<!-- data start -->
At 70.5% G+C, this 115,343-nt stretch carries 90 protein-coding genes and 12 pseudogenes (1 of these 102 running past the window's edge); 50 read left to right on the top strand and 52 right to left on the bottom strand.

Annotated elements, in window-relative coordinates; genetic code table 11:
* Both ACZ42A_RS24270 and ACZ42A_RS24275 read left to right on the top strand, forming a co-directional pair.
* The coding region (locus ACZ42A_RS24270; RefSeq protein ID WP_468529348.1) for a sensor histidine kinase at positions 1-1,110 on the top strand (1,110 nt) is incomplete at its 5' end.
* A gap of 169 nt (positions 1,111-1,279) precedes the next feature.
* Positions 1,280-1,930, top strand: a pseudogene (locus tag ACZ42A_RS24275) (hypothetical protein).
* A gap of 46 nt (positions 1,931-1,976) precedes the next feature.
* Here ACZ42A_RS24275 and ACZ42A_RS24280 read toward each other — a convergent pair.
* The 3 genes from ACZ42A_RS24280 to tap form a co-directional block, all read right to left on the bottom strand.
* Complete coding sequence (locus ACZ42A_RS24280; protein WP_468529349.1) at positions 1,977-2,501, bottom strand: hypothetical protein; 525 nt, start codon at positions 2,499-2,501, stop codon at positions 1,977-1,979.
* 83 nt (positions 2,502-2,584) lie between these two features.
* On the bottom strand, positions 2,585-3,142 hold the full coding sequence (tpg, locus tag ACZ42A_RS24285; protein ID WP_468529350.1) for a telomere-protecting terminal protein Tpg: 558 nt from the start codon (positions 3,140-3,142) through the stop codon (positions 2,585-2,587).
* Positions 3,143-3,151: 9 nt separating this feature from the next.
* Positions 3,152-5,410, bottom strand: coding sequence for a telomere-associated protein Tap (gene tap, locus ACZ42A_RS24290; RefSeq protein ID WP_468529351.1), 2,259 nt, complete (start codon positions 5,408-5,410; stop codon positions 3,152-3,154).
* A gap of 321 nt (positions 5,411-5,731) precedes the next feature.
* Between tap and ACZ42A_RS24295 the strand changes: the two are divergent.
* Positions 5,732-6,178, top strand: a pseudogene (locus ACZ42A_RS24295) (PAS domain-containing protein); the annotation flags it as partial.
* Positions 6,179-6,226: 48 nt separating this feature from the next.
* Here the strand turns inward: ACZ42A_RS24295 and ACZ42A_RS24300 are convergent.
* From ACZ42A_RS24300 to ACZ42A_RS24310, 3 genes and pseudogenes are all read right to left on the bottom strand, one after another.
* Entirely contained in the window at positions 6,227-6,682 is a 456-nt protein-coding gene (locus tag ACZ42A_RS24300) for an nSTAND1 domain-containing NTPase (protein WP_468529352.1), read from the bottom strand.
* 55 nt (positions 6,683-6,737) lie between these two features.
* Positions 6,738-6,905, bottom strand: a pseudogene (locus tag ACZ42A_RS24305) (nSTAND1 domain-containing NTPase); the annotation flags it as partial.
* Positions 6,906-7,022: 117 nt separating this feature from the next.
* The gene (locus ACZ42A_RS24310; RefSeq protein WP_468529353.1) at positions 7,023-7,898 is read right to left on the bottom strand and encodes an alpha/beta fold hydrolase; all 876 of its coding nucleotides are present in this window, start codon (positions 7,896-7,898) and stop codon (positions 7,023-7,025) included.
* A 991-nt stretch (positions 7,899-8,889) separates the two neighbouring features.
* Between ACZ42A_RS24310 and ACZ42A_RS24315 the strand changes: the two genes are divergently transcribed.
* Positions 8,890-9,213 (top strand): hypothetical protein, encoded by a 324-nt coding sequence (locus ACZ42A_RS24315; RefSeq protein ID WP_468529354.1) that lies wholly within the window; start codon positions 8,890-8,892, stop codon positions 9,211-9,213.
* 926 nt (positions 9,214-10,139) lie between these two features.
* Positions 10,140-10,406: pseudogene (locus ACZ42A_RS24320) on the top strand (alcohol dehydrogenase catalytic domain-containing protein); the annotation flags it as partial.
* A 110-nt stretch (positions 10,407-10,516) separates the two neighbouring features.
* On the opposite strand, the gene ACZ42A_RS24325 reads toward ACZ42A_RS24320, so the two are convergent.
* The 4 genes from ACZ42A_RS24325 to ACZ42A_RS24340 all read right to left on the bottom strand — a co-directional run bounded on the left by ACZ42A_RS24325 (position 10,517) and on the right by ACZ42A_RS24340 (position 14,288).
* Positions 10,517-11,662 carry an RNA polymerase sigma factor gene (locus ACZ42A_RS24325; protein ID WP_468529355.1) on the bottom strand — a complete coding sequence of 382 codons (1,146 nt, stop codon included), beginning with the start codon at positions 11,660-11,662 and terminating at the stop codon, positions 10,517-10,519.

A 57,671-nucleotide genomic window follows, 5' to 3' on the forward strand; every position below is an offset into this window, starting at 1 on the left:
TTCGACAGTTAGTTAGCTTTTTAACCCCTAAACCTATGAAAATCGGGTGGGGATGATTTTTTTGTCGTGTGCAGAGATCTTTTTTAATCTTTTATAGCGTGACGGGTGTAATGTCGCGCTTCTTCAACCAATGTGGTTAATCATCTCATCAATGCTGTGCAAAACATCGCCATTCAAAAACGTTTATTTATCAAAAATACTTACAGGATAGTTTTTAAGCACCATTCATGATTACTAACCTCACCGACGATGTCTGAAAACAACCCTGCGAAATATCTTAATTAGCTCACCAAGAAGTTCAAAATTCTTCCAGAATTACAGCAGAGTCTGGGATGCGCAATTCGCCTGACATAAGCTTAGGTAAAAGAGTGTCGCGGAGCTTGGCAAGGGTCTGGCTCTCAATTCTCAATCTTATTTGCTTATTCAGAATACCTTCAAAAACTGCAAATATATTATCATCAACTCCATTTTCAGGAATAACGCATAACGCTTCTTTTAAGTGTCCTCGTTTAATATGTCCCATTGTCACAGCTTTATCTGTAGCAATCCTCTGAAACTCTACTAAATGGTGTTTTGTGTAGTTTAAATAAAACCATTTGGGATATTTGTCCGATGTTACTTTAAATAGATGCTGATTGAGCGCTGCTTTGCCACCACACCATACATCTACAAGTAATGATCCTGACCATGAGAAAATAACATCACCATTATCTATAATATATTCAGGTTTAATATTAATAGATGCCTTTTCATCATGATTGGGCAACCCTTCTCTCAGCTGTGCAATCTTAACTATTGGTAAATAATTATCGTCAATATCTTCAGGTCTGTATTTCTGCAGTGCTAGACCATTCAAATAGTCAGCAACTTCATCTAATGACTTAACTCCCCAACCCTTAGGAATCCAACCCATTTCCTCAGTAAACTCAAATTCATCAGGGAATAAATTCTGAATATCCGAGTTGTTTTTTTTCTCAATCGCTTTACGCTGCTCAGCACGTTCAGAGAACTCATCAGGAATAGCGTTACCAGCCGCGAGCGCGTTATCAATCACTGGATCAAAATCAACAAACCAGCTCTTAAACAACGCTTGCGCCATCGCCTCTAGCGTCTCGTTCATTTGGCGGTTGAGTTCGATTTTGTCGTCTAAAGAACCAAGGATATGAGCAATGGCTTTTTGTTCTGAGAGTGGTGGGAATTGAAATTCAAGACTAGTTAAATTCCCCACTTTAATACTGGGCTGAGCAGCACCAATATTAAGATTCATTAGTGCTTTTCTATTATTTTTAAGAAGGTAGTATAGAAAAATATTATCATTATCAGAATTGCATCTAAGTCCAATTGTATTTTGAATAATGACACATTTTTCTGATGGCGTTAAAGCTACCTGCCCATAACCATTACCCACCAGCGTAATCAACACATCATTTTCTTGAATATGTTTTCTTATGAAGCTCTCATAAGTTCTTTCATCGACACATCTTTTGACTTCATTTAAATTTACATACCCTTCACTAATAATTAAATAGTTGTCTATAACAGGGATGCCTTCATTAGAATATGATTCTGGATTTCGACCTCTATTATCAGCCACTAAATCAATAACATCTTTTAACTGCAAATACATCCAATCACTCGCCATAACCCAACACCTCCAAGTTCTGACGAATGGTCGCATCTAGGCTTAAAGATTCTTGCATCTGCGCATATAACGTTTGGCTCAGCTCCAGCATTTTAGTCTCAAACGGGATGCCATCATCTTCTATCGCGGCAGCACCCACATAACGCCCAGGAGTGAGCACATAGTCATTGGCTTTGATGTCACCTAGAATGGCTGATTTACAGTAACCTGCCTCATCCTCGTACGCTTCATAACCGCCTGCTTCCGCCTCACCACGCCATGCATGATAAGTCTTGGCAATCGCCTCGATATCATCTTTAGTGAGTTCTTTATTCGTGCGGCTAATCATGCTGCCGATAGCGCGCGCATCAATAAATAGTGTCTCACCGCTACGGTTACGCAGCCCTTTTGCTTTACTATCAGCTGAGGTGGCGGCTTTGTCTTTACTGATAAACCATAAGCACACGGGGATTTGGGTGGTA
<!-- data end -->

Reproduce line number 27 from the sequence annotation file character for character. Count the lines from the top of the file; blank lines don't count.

* Between ACZ42A_RS24310 and ACZ42A_RS24315 the strand changes: the two genes are divergently transcribed.